Issaquah History Museums volunteer Stephen Grate dies in hiking accident
August 10, 2010
By Warren Kagarise
Early last decade, a hiker had questions about the long-abandoned coalmines carved into the mountains surrounding Issaquah. The query led Stephen Grate to the Issaquah History Museums in 2003.
From the downtown Issaquah museum, he pored through the mining map collection and rummaged through archives to learn how the 19th century mines operated. Grate earned esteem in his final years for his knowledge of Eastside coalmining heritage and for the hikes he often led to derelict mine sites.
Grate, 52, died Aug. 6 in a hiking accident near Leavenworth. The outdoorsman died from head injuries he sustained in a fall from a rock on Asgaard Pass, a steep and challenging route in the Enchantment Lakes Basin.
The coalmining heritage brought Grate to the museums, but he also contributed to other civic and municipal organizations. Colleagues said the Renton resident brought a quiet passion to each role.
The independent computer consultant served on the Issaquah Cable TV Commission, taught a digital photography class at the Issaquah Valley Senior Center and volunteered as a docent at the historic Issaquah Train Depot.
Museums Director Erica Maniez remembered Grate as a Renaissance man, equally at ease leading history tours for children, playing in the bell choir at his church, updating computers at the museums or making jam at home.
“He was one of those people who, when he was interested in a subject, he researched it until he knew everything about it,” museums Volunteer Coordinator Karen Klein said.
Grate stood out among the more than 70 volunteers on the museums’ roster for contributions large and small. Klein recalled how he upgraded museum computers for free and tailored hikes for children and — after fervent reception at a senior center lecture — for people using walkers.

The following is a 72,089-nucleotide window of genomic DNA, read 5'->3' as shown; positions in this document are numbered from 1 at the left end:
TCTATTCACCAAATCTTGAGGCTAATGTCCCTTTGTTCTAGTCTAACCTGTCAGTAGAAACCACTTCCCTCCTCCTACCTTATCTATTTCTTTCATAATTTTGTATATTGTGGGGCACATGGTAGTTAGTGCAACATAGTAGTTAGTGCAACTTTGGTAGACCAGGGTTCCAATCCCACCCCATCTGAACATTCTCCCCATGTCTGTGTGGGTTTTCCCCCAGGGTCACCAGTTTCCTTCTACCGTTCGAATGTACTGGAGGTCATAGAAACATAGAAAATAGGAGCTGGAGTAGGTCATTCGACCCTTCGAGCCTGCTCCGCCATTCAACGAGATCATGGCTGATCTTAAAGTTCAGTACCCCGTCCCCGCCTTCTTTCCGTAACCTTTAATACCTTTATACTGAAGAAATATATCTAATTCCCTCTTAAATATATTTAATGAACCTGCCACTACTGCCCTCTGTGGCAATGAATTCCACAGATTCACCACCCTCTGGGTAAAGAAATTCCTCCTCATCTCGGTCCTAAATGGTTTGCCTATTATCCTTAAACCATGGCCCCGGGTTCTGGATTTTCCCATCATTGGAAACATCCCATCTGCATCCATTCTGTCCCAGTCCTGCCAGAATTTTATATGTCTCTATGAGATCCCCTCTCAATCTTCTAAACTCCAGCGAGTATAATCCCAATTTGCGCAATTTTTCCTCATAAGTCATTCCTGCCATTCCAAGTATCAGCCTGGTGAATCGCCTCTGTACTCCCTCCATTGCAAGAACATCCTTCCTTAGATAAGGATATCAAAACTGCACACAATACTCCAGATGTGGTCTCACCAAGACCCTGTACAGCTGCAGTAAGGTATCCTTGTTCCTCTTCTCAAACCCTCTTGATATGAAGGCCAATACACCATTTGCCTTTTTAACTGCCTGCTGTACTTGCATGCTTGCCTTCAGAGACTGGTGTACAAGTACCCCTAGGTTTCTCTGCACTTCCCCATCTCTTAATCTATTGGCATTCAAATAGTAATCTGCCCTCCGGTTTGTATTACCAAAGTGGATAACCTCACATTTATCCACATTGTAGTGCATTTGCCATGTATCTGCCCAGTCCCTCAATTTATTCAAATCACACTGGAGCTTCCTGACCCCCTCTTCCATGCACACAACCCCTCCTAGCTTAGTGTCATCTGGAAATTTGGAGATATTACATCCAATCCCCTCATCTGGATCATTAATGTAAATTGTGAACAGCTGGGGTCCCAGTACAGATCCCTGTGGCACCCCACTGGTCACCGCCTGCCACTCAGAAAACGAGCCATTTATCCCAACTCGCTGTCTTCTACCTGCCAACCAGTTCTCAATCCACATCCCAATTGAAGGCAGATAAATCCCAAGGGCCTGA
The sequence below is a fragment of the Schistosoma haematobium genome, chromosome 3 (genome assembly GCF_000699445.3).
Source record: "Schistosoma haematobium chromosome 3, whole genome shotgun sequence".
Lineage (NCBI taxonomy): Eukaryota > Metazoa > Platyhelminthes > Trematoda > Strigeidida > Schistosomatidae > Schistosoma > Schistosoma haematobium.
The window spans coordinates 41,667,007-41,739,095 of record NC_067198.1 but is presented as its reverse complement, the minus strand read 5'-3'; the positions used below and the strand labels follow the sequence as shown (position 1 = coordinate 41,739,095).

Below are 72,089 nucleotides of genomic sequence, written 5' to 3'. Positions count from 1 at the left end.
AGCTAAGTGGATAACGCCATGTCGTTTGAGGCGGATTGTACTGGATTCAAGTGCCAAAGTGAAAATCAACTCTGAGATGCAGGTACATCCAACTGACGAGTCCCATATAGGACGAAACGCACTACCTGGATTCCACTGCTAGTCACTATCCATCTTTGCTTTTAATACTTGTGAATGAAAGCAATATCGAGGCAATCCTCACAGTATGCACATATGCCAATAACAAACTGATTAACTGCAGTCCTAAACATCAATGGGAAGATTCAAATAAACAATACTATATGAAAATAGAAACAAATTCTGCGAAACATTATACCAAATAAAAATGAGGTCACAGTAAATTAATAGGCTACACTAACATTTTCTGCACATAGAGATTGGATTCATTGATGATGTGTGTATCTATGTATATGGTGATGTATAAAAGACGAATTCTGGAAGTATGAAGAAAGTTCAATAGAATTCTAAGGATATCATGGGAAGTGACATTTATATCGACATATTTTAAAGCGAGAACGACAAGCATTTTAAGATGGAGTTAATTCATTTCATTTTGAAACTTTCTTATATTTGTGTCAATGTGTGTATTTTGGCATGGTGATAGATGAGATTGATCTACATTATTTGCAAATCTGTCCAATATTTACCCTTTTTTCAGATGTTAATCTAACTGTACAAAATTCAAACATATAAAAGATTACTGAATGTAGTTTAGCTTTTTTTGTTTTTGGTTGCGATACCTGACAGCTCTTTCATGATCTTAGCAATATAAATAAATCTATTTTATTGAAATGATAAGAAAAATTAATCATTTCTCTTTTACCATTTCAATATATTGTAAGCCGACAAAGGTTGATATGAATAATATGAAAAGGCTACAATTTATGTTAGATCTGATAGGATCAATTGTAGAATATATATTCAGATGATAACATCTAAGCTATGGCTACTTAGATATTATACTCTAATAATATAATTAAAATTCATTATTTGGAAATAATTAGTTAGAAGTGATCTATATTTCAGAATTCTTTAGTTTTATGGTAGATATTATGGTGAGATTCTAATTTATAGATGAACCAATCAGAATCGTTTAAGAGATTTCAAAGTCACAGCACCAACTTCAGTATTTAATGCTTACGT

The efforts led the museums to honor Grate as Volunteer of the Year in 2006.
“We were running out of things to give him awards for,” Klein said.
DownTown Issaquah Association Executive Director Greg Spranger praised Grate for the fresh insight he brought to local history.
“Other than Milt Swanson up in Newcastle, he probably knew more about Issaquah coalmining than anyone else on the planet,” Spranger said, referring to the longtime local historian.
City TV Coordinator Tim Smith, the staff liaison to the Cable TV Commission, recalled Grate as a knowledgeable and thoughtful commissioner. Though Grate left the advisory board in 2005, he and Smith had planned to film a video tour of local mining sites.
Grate used his tech savvy to teach a digital photography course at the Issaquah Valley Senior Center. Courtney Jaren, senior center executive director, said Grate enthralled seniors at a lecture series devoted to Issaquah history. Later, he signed on to teach photography classes.
“He was just so loved here, and once our people hear about it, they’re going to be so upset,” Jaren said.
In addition to the frequent hikes he led to abandoned mining sites — in sunshine and rain — Grate spearheaded a downtown history hike and volunteered at Heritage Day, a part of the annual Fourth of July festivities.
Klein said he had a contagious enthusiasm for history and a keen ability to interest children in the topic.
“It was hard not to be excited about a subject when you were around him, because he was so enthusiastic about it,” she said.
How to help
Stephen Grate memorial service
2 p.m. Aug. 12
St. Peter’s United Methodist Church
17222 N.E. Eighth St., Bellevue
Warren Kagarise: 392-6434, ext. 234, or email@example.com. Comment at www.issaquahpress.com.